Christmas in the snow in Canada was in the sort of winter wonderland one only sees today on Yuletide cards. At Christmas I got to sit on Santa's knee in Eatons telling lies, and to ride around on a donkey in the Christmas Fair on the top floor. There was skating, tobogganing and wassailing. On the ice you could walk over the Hudson's Bay to Newfoundland, or even to the North Pole if you felt like it.

When my parents realised that my Dad wasn't going to make his fortune in Canada we travelled back to England.

Our relatives threw us a grand going-away party, and someone made a huge model, several feet long, of the SS Montcalm, the ship we were to travel on. There is a picture in my Mum's album of Joan standing beside the mock-up dressed in a little sailor suit and saluting, while I pull a face in the background.

When the Germans stepped up their efforts to kill me in Coventry later on my Mum applied for me to be evacuated back to Canada. I received my ticket and was all ready to go. Exactly one week before I was due to embark, the ship caught fire in Liverpool docks and the trip was off. This was not a good omen, so Mum managed to have me evacuated into Shakespeare country with the rest of our school instead.

The trip to England entailed travelling for three days on a train to Montreal, and then for eight more days on the SS Montcalm. This gave my sister Joan a fine chance to outdo all previous efforts, and she managed to be trainsick and seasick for the whole of the eleven days. Now it was no longer necessary for me to do anything. The ship pitched and tossed about all on its own. It was only necessary for me to appear in the cabin doorway and whisper, ‘Bacon and eggs’ and off she went.

Not long after we’d departed Newfoundland and had lost sight of land I awoke to find the ship stopped and the foghorn wailing like a lonely banshee in the night. Next morning we saw that the ship was surrounded by icebergs. After the Titanic went down they were taking no more chances, especially with me on board.

The funny thing about that voyage was that although I know that my Dad was on the train I can’t remember him being on the ship. I’ll swear that there were only the three of us in our cabin. Maybe he was working his passage as a stoker or something. On the train he seemed to spend most of the three days walking up and down the carriages with three enormous black men. There was talk of selling cheese, although whether he was selling it to them, or vice versa, I couldn’t make out.

I know that we cheated about my age on the ship because every time a steward asked me how old I was I would open my mouth to say ‘I’m sev...’ and my Mum used to interrupt very quickly to say that I was a ‘big five’. Obviously fives and under travelled for half price.

I never found out what made my Dad decide to bring us back to dirty old London, at a time when all the rest of our relatives were busily moving over from Winnipeg to Vancouver. His decision meant that my Mum never ever saw her own mother again from that day onwards until the old lady died thirty years later.

Maybe my Dad had a burning patriotic desire to rejoin the army to fight for his country. The winds of war were certainly blowing in 1935. When the war began and he finally did apply to the War Office they didn’t want him. He'd been wounded twice in the First World War and honourably discharged from the Royal Fusiliers. He had to beg them for months before they gave him the job he wanted, which was training officers up in Oldham, before he was sent off to win the war in Africa with the Eighth Army.That all came later, though.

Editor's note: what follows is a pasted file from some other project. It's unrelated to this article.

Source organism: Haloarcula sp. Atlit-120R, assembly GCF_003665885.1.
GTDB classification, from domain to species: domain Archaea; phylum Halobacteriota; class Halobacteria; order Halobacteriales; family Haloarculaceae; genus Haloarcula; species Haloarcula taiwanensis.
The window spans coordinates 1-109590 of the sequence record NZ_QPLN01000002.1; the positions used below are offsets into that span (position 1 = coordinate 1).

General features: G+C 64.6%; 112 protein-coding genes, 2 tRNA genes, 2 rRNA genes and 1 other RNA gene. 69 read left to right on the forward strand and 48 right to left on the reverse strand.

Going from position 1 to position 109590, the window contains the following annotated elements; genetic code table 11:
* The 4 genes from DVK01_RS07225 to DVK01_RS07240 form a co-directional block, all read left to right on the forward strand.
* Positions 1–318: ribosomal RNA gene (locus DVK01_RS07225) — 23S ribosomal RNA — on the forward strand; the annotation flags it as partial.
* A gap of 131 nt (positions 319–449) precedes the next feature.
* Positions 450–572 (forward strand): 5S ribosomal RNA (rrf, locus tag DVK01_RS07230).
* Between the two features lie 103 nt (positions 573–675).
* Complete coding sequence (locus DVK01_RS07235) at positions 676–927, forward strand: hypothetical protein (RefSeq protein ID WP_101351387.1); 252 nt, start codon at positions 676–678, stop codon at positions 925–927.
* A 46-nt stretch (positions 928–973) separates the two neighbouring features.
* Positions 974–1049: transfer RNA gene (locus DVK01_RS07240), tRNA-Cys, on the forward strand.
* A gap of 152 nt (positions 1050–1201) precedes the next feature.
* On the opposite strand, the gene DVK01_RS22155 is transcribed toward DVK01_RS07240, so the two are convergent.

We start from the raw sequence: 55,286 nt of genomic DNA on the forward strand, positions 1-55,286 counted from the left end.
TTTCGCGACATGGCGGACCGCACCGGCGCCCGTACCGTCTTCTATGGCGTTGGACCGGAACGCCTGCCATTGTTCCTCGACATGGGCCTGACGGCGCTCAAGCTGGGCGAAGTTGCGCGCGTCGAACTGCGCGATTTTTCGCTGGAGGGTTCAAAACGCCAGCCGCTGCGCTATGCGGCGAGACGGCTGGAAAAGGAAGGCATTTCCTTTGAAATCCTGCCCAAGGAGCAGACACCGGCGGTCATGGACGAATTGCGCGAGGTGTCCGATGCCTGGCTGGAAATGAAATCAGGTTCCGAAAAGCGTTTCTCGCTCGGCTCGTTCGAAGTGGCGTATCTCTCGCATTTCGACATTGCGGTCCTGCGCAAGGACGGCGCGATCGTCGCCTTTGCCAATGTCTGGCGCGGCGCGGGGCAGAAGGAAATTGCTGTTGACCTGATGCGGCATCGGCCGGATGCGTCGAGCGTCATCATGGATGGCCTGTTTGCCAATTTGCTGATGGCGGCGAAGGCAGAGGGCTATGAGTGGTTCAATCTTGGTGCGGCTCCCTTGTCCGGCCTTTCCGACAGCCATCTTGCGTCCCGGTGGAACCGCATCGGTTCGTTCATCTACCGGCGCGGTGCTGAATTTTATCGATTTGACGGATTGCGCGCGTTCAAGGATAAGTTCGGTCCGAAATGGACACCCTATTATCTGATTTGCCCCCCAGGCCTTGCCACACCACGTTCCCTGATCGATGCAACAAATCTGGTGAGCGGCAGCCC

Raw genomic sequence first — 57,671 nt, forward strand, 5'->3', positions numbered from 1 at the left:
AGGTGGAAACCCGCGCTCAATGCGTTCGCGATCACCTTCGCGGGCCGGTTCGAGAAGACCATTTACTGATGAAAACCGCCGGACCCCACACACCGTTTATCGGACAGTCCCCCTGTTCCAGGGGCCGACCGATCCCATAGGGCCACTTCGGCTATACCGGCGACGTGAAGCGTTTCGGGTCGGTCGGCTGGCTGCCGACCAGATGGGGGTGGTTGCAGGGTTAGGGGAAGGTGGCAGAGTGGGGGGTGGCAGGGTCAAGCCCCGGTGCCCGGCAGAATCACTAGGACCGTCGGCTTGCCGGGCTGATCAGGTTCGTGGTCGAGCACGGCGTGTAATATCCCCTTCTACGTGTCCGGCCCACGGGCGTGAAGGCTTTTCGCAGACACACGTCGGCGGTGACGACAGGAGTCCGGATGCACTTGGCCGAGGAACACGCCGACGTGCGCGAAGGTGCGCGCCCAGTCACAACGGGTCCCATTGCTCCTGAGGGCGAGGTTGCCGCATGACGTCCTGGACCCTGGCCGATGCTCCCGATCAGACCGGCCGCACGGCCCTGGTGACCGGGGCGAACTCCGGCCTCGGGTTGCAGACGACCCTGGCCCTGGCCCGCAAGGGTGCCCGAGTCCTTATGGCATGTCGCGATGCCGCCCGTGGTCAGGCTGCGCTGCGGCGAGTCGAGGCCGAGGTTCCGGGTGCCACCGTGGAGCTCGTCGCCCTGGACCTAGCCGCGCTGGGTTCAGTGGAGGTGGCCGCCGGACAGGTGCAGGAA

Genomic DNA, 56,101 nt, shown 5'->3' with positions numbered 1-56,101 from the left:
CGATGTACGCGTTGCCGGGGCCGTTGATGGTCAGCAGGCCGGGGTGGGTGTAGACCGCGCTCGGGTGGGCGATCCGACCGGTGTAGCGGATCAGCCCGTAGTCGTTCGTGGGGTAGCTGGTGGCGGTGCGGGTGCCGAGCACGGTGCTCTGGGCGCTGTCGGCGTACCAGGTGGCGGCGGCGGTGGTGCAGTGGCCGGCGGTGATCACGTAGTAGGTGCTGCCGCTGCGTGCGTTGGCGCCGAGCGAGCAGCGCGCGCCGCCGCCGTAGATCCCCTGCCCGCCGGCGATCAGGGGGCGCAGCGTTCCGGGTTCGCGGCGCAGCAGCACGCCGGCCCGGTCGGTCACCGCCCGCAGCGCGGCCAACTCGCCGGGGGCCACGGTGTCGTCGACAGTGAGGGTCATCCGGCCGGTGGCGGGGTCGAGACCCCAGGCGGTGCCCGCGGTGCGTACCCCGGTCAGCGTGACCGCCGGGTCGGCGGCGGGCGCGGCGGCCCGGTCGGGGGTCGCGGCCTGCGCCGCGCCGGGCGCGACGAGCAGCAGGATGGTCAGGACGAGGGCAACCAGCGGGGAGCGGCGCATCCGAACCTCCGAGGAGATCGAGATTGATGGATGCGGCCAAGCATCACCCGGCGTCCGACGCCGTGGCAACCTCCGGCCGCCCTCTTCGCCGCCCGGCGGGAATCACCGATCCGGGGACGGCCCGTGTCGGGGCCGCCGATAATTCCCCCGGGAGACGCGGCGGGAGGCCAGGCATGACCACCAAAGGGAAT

Our family moved straight back into the slums when we hit London. After the healthy environment and clean prairie air we found ourselves trapped somewhere in the smog between Clapham Common and Lavender Hill.

But luck was on our side, because my Dad couldn’t find work anywhere except in a tiny village called Hockley, near Southend-on-Sea. Here he became a bricklayer’s labourer, and came home dirty and complaining every night. As was usual in most of my Dad’s jobs, he would spend the weekend telling Mum how he was going to knock the false teeth of whoever was his current boss right down his throat.

At least the air was better out here in the country. Our cottage was right in the middle of fields. I would often awaken to find a cow looking through the window a couple of inches from my face, chewing away mournfully. The first time it happened to Joan she, quite naturally, became first hysterical, and then sick, which surprised no one.

I was sent to my first school in nearby Hawkwell village, and at once fell desperately in love with my teacher, Miss Leighfield. As I was now eight years of age and could read, write and do math already, she showed no interest in me. So ended my first romance. I thus had much spare time in which to daydream in class.

It was here that I had my first lesson in psychology. There was a kid in the class named Alan Appleton. As all things involving lists in England have always gone alphabetically, wherever you are, and whatever you are doing, he was first in everything. Alan was only a little guy and he hated being first. When anything new came up he was always the one who had to try it out first, always first in the line at games, first to be asked things and so on. Alan was Number One. We used to benefit by watching him blunder through. By the time my name came up all the bugs in whatever we were doing had been ironed out.